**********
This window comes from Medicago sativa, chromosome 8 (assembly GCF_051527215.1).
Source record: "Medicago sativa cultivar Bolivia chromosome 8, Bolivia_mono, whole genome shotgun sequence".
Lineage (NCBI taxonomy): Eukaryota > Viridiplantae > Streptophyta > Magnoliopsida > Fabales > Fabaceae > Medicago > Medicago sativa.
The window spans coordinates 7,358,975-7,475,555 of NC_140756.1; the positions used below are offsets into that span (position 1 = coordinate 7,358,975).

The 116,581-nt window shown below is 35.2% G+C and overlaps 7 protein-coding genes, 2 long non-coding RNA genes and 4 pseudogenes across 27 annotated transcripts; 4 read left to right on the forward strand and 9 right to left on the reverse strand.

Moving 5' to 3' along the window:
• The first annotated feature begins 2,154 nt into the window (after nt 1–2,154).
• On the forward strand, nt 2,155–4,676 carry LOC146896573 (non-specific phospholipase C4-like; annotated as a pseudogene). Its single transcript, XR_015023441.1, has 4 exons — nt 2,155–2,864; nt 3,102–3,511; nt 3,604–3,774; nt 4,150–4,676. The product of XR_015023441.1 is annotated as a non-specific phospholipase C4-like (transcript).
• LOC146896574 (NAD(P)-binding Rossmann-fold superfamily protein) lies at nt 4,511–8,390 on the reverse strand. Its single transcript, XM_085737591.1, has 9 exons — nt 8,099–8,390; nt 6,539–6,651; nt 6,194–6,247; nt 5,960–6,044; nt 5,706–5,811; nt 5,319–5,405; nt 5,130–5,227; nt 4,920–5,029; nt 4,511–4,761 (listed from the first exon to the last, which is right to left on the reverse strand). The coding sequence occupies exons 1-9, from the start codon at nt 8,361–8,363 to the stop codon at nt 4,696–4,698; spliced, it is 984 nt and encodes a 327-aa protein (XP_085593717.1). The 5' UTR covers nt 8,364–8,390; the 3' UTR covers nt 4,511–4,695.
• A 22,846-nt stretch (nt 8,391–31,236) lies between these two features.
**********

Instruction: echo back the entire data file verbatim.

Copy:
This window comes from Medicago sativa, chromosome 8 (assembly GCF_051527215.1).
Source record: "Medicago sativa cultivar Bolivia chromosome 8, Bolivia_mono, whole genome shotgun sequence".
Lineage (NCBI taxonomy): Eukaryota > Viridiplantae > Streptophyta > Magnoliopsida > Fabales > Fabaceae > Medicago > Medicago sativa.
The window spans coordinates 7,358,975-7,475,555 of NC_140756.1; the positions used below are offsets into that span (position 1 = coordinate 7,358,975).

The 116,581-nt window shown below is 35.2% G+C and overlaps 7 protein-coding genes, 2 long non-coding RNA genes and 4 pseudogenes across 27 annotated transcripts; 4 read left to right on the forward strand and 9 right to left on the reverse strand.

Moving 5' to 3' along the window:
• The first annotated feature begins 2,154 nt into the window (after nt 1–2,154).
• On the forward strand, nt 2,155–4,676 carry LOC146896573 (non-specific phospholipase C4-like; annotated as a pseudogene). Its single transcript, XR_015023441.1, has 4 exons — nt 2,155–2,864; nt 3,102–3,511; nt 3,604–3,774; nt 4,150–4,676. The product of XR_015023441.1 is annotated as a non-specific phospholipase C4-like (transcript).
• LOC146896574 (NAD(P)-binding Rossmann-fold superfamily protein) lies at nt 4,511–8,390 on the reverse strand. Its single transcript, XM_085737591.1, has 9 exons — nt 8,099–8,390; nt 6,539–6,651; nt 6,194–6,247; nt 5,960–6,044; nt 5,706–5,811; nt 5,319–5,405; nt 5,130–5,227; nt 4,920–5,029; nt 4,511–4,761 (listed from the first exon to the last, which is right to left on the reverse strand). The coding sequence occupies exons 1-9, from the start codon at nt 8,361–8,363 to the stop codon at nt 4,696–4,698; spliced, it is 984 nt and encodes a 327-aa protein (XP_085593717.1). The 5' UTR covers nt 8,364–8,390; the 3' UTR covers nt 4,511–4,695.
• A 22,846-nt stretch (nt 8,391–31,236) lies between these two features.